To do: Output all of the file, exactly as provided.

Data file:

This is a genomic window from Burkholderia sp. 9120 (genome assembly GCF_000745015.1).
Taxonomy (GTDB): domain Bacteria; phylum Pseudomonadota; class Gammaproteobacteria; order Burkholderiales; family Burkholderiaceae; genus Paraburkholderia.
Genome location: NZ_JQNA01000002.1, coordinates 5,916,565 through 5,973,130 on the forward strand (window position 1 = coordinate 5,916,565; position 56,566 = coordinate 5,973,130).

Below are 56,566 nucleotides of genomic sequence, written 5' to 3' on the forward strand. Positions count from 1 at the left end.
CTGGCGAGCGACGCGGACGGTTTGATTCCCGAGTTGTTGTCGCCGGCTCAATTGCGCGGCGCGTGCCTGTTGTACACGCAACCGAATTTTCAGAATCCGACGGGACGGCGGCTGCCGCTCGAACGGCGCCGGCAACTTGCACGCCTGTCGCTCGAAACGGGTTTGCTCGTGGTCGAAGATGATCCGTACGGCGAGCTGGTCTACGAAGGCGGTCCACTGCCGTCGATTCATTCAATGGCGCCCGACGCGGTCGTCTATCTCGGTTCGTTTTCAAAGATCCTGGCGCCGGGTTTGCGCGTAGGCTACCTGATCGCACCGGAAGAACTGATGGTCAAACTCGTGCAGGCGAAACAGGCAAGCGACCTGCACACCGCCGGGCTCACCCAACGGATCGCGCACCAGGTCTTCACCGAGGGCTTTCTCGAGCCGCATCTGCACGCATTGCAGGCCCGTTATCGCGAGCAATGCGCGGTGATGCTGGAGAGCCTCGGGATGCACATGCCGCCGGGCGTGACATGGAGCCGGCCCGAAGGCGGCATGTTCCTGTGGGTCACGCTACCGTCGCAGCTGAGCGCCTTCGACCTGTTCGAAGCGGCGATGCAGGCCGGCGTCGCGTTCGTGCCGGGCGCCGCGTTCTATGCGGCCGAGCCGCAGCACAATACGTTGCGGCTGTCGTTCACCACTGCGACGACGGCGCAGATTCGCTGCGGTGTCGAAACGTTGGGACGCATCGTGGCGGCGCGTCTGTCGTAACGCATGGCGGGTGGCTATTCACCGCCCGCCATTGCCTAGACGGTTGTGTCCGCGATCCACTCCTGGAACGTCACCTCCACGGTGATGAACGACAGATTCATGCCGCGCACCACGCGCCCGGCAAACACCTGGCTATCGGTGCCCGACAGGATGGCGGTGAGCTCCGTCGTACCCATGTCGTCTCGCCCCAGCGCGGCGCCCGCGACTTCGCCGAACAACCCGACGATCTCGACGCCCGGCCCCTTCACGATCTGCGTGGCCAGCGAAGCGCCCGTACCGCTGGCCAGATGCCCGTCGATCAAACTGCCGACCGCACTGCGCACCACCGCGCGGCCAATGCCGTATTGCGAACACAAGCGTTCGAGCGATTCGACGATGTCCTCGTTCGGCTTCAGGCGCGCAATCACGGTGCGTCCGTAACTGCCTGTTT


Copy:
This is a genomic window from Burkholderia sp. 9120 (genome assembly GCF_000745015.1).
Taxonomy (GTDB): domain Bacteria; phylum Pseudomonadota; class Gammaproteobacteria; order Burkholderiales; family Burkholderiaceae; genus Paraburkholderia.
Genome location: NZ_JQNA01000002.1, coordinates 5,916,565 through 5,973,130 on the forward strand (window position 1 = coordinate 5,916,565; position 56,566 = coordinate 5,973,130).

Below are 56,566 nucleotides of genomic sequence, written 5' to 3' on the forward strand. Positions count from 1 at the left end.
CTGGCGAGCGACGCGGACGGTTTGATTCCCGAGTTGTTGTCGCCGGCTCAATTGCGCGGCGCGTGCCTGTTGTACACGCAACCGAATTTTCAGAATCCGACGGGACGGCGGCTGCCGCTCGAACGGCGCCGGCAACTTGCACGCCTGTCGCTCGAAACGGGTTTGCTCGTGGTCGAAGATGATCCGTACGGCGAGCTGGTCTACGAAGGCGGTCCACTGCCGTCGATTCATTCAATGGCGCCCGACGCGGTCGTCTATCTCGGTTCGTTTTCAAAGATCCTGGCGCCGGGTTTGCGCGTAGGCTACCTGATCGCACCGGAAGAACTGATGGTCAAACTCGTGCAGGCGAAACAGGCAAGCGACCTGCACACCGCCGGGCTCACCCAACGGATCGCGCACCAGGTCTTCACCGAGGGCTTTCTCGAGCCGCATCTGCACGCATTGCAGGCCCGTTATCGCGAGCAATGCGCGGTGATGCTGGAGAGCCTCGGGATGCACATGCCGCCGGGCGTGACATGGAGCCGGCCCGAAGGCGGCATGTTCCTGTGGGTCACGCTACCGTCGCAGCTGAGCGCCTTCGACCTGTTCGAAGCGGCGATGCAGGCCGGCGTCGCGTTCGTGCCGGGCGCCGCGTTCTATGCGGCCGAGCCGCAGCACAATACGTTGCGGCTGTCGTTCACCACTGCGACGACGGCGCAGATTCGCTGCGGTGTCGAAACGTTGGGACGCATCGTGGCGGCGCGTCTGTCGTAACGCATGGCGGGTGGCTATTCACCGCCCGCCATTGCCTAGACGGTTGTGTCCGCGATCCACTCCTGGAACGTCACCTCCACGGTGATGAACGACAGATTCATGCCGCGCACCACGCGCCCGGCAAACACCTGGCTATCGGTGCCCGACAGGATGGCGGTGAGCTCCGTCGTACCCATGTCGTCTCGCCCCAGCGCGGCGCCCGCGACTTCGCCGAACAACCCGACGATCTCGACGCCCGGCCCCTTCACGATCTGCGTGGCCAGCGAAGCGCCCGTACCGCTGGCCAGATGCCCGTCGATCAAACTGCCGACCGCACTGCGCACCACCGCGCGGCCAATGCCGTATTGCGAACACAAGCGTTCGAGCGATTCGACGATGTCCTCGTTCGGCTTCAGGCGCGCAATCACGGTGCGTCCGTAACTGCCTGTTT